Ryan Newman’s decision to gain track position by taking two tires on his final stop also cost him a shot at the win. But he too was able to hang onto a top 5 finish despite some frantic and physical racing in the waning laps which whether intended or not, helped seal the win for his teammate.

As has been the norm as of late at Martinsville, Jeff Gordon seemed to have the measure of the entire field throughout much of the race. In one of the odder occurrences in an admittedly odd season of NASCAR racing this year, a large chunk of the race track tore free of the track surface. Gordon, who was shadowing Earnhardt for the lead at the time, didn’t see the debris in time and it dealt a solid blow to the right front corner of his car. While the damage was more cosmetic than mechanical, Gordon was forced to pit several times under the caution flag that followed the red flag period for track repairs and fell back to 21st position for the restart. Had he been able to charge his way back for the win it would have gone down as one of the epic achievements of the modern era of Cup racing, but as it, a sixth place result despite the misfortune was an honest day’s work by a talented driver who refused to give up.

Jamie McMurray ended up seventh after running in the top 5 for most of the day. In brighter news, his pit crew was simply stellar all afternoon gaining McMurray several positions on almost every pit stop. That sort of performance has to give the driver an optimistic view of the rest of the season. It’s a lot easier to pass other cars in the pits than it is on the race track this season. Despite an uneven start to the season McMurray is currently thirteenth in points only 39 markers out of the top 10.

Matt Kenseth ran out of the limelight most of the day, mired in the teens and making little forward progress except on pit road. But when it came down the money laps Kenseth emerged from the pack and scored yet another top 10, his sixth of the season. In doing so he irritated Kevin Harvick, so his spotter needs to keep a close eye on the 29 anytime that car and the 17 are in close proximity in the future.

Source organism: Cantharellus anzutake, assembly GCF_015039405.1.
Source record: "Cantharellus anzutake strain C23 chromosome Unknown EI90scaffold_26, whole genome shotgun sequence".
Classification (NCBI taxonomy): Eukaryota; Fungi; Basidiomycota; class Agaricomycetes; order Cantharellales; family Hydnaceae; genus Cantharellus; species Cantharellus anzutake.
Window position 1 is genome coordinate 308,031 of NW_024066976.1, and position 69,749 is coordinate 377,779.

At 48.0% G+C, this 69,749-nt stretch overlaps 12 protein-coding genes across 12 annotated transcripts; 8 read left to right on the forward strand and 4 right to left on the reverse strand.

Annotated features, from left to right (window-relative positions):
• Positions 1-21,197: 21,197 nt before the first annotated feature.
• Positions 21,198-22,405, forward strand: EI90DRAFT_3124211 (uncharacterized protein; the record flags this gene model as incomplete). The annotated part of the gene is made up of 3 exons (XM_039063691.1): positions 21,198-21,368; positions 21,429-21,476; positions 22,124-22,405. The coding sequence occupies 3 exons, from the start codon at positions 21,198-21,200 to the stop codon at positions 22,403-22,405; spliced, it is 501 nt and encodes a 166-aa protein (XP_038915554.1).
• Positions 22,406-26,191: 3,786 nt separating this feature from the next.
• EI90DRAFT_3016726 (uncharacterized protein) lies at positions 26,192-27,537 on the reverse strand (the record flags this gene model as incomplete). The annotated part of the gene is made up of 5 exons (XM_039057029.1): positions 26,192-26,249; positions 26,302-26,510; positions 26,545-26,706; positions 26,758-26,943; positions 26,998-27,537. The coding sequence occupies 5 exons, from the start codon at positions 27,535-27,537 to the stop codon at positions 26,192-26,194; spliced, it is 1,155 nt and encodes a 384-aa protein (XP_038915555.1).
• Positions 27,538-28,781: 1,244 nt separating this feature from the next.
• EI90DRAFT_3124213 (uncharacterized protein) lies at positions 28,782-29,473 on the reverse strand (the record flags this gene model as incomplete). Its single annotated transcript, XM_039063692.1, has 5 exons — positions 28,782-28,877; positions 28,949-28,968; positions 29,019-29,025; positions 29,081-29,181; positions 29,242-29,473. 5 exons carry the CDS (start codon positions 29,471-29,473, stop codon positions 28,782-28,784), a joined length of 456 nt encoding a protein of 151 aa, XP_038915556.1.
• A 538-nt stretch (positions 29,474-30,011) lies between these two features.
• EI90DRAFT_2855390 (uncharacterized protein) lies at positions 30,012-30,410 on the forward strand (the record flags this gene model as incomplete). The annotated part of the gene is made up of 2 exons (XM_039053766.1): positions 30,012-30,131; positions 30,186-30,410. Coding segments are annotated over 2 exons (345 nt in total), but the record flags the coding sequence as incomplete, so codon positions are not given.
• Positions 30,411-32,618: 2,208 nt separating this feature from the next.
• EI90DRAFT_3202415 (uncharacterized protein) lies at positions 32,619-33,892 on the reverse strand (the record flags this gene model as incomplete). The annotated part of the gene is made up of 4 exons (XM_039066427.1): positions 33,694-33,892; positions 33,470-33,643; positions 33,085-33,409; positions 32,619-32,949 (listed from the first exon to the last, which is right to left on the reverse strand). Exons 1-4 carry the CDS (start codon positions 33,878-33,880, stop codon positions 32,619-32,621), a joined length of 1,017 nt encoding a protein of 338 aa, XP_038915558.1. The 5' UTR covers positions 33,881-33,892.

In a sport where the media focus is increasingly on the younger drivers, Sterling Marlin and Dale Jarrett, both of whom, like the race winner, have seen their fortieth birthdays, finished ninth and tenth on Sunday. Almost certainly Mark Martin would have had a top 10 as well were it not for an odd fuel line failure.

Former points leader Kurt Busch had a so-so day finishing eleventh. Elliott Sadler came off his win at Texas prior to last week’s holiday with a respectable twelfth place finish.

While it’s been a less than stellar season to date, most stock car racing fans have stuck with the sport and Sunday’s race is a prime example why. Even if Martinsville isn’t in a major media market there are few places as pretty in the spring and there are few spring days any more perfect than Sunday’s. There was plenty of side by side action all day, with tires smoking, fenders flailing, and tempers heating up, along with a few curve balls right of the Ripley’s folks playbook. While there will always be controversy in the sport, the best races are the ones fans, this writer included, can just sit back and enjoy with unbridled enthusiasm and have one hell of a good time doing so. And we all knew that there’d be some truly great races this season. Eventually.

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Monster Energy NASCAR Cup, 2004